For those who have not read or heard of this book, it is one of those books that can profoundly impact the way you think. From it, there are some really good lessons for everyday life and your finances.

Researchers briefly left a child with a marshmallow and left the room. Before leaving, they told the child if they did not eat the marshmallow, they could have two marshmallows later. Obvious some ate them immediately, others waited before eating the marshmallow, and others were able to wait until the researcher returned. They often did this by distracting themselves.

When they returned to these participants over time, the children who waited longest did better at school and developed more metrics of success, which carried on into adulthood.

Our ability to resist comes down to 2 parts of our brains and how they function. A cool brain deals with logic, and a hot brain deals with needs, wants, and emotions. This is very similar to the Chimp and the Computer described by Steve Peters in his excellent book the chimp paradox.

This has profound implications for our finances and building wealth as we journey into adulthood when you think about this in-depth. Do you want the flash car now, or are you willing to put money in savings and investments for later? Do you live life to the full and spend everything you have now as the future may be uncertain? How we react to temptation in the short term compared to our long-term view has a really deep impact on our ability to generate wealth.

Several key lessons come from this book to improve your financial situation.

Firstly that the environment has more control over our impulses than our genes. They use the example of a parent who distracts a child from something difficult by distracting them vs a parent who does not. So what things in your environment increase the chances of making impulsive or poor financial decisions? I know one for me is the automated emails and links to the amazon shopping app on my phone. How much difference would it make every year if they were not there? That’s not to say that the way Amazon has innovated one-click shopping is bad, but rather is it your hot, chimp-like brain making the spending decision rather than the logical, cool computer?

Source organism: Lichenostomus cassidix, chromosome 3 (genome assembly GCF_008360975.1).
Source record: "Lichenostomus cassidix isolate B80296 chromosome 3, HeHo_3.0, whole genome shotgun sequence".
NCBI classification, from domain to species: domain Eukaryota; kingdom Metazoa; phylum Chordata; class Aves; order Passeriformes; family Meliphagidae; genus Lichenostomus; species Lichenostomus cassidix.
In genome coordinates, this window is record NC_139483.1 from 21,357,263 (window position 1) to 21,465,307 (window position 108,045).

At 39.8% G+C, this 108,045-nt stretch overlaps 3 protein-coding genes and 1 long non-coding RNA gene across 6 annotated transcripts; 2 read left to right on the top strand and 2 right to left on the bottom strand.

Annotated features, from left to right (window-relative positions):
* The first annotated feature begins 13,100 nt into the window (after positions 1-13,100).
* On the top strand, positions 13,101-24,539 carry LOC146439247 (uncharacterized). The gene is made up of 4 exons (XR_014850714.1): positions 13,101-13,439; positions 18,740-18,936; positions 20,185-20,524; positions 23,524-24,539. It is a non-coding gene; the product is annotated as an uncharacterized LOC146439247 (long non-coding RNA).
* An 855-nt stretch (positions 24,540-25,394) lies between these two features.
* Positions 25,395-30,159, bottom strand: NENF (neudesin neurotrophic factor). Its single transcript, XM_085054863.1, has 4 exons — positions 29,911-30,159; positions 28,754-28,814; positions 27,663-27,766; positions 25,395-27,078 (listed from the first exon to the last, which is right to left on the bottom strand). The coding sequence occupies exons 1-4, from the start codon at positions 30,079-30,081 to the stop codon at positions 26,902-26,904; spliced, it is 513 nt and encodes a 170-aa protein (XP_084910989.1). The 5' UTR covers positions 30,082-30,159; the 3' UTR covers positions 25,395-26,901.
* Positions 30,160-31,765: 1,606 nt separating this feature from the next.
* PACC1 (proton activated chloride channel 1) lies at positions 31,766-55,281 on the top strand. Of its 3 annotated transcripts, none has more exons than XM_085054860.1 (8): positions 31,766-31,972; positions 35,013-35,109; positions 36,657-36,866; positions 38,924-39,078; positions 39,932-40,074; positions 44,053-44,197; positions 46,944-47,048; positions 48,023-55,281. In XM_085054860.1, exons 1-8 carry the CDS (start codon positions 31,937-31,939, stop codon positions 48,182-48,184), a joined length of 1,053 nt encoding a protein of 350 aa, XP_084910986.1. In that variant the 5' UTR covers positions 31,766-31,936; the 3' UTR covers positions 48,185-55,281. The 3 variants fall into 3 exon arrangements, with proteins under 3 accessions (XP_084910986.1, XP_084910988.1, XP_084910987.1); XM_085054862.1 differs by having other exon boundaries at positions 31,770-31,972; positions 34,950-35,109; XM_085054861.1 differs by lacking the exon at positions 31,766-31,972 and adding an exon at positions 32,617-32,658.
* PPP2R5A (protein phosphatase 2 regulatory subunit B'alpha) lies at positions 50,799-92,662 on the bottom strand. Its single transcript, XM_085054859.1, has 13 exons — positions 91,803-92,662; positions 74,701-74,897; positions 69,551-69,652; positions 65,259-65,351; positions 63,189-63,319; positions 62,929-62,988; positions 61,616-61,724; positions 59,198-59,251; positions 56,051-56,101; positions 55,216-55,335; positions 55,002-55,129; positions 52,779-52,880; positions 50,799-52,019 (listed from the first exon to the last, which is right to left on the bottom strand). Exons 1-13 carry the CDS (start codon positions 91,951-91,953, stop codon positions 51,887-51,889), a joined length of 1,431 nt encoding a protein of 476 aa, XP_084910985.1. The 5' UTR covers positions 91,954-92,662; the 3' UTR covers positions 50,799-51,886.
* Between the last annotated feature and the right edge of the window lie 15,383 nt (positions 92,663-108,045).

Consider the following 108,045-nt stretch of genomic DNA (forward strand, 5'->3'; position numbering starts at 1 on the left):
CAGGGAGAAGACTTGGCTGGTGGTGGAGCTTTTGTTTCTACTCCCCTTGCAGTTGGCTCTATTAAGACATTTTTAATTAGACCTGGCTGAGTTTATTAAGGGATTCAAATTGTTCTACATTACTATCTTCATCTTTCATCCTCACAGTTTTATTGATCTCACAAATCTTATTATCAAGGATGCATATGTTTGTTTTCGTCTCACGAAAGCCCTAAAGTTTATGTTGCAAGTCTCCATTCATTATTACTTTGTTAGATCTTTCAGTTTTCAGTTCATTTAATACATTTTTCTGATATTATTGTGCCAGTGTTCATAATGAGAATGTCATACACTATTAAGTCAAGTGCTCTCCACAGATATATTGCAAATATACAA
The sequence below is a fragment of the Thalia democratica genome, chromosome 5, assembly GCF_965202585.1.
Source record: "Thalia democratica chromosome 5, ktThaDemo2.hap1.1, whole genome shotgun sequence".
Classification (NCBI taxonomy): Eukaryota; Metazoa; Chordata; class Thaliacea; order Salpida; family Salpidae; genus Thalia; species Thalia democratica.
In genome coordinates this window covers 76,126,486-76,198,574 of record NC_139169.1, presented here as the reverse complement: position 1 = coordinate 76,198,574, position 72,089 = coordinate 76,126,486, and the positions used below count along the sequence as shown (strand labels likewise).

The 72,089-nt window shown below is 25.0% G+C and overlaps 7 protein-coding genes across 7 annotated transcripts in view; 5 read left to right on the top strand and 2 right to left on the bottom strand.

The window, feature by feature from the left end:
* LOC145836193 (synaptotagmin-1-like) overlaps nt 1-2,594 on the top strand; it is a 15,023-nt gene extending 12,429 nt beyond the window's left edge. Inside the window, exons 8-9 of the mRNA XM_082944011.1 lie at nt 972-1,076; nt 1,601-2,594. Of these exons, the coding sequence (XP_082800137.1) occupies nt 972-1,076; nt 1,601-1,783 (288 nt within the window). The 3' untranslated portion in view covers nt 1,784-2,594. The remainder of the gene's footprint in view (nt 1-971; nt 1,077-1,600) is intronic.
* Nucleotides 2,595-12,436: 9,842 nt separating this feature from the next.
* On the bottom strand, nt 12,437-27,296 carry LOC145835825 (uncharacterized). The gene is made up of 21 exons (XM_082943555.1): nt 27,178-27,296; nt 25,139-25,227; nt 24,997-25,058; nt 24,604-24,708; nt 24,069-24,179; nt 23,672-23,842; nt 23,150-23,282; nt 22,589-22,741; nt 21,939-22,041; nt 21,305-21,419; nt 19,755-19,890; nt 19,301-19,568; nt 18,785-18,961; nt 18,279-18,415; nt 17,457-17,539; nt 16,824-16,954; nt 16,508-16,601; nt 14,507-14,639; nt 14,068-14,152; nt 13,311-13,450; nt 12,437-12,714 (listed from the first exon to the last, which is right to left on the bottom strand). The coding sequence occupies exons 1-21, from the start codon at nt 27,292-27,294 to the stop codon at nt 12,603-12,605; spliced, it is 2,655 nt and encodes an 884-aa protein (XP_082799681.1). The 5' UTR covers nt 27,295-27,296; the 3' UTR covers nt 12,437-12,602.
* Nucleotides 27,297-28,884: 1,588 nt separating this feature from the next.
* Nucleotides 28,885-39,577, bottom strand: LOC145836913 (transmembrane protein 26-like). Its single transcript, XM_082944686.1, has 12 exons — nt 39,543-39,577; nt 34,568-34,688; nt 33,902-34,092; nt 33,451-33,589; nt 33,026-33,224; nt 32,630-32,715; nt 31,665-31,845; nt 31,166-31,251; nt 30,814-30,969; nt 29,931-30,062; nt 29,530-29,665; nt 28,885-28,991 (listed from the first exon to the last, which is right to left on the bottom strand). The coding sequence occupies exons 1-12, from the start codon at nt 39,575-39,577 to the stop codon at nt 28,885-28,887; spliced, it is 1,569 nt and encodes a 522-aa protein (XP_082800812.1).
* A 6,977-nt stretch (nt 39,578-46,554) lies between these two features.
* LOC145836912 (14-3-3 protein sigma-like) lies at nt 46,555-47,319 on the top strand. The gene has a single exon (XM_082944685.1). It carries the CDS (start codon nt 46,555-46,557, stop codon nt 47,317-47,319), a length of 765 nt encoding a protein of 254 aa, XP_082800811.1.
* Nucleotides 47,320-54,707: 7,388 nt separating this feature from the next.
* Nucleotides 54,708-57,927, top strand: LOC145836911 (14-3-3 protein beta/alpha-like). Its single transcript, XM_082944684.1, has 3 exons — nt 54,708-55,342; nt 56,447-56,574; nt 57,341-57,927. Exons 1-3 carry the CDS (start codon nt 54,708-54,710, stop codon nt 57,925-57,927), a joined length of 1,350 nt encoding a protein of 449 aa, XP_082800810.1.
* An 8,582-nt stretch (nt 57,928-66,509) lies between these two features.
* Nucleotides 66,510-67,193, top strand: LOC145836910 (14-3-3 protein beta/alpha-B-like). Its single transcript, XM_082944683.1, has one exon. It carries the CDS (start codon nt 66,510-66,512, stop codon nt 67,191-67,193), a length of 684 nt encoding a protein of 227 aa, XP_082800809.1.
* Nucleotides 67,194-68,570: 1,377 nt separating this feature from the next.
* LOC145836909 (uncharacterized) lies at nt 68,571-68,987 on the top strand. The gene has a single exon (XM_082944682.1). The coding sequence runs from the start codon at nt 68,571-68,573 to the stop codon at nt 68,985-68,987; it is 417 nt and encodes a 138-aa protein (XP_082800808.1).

The second key lesson from this book is how this experiment affected adulthood. When I first read that the child’s earlier decisions correlated with success in adulthood, it was easy to think that’s it. If our destiny is determined, then why bother? But there is an important lesson here. If you are the sort of impulsive spender, rather than make calm, logical decisions, there are things you can do. If I really want something and my impulsive brain is telling me I have to have it, I always try and put space between the decision and the buy. They will always try and get you with a scarcity (last few remaining) or timeframe (offer ends today) approach, but this is not often the case. Another important approach if you are impulsive is to automate elements of your financial plan. Money paid into a pension before you are paid cannot be spent. Over time this makes a huge difference.

The third and final important point in this book was about concentrating on our future to reduce impulsivity. Concentrating on our future self, where we will live, how much money we will need and what type of life we want all trigger the cool computer logic that distracts us from being impulsive. Therefore, how well we can see ourselves in the future is an important skill to develop.

Actionable steps:

  1. Think about how impulsive you are. What was the last impulse item you bought? Clothes? Car? House? Holiday?
  2. When was the last time you put space between wanting something and buying it? Is this something you could practice?
  3. What triggers you to be impulsive? Emails? Apps? Social media? Are there things you could do you reduce these impulsive triggers
  4. What plans do you have for your future? Are they written down anywhere? Could you easily access them if your impulse to spend pops up?

I hope you found this useful. More on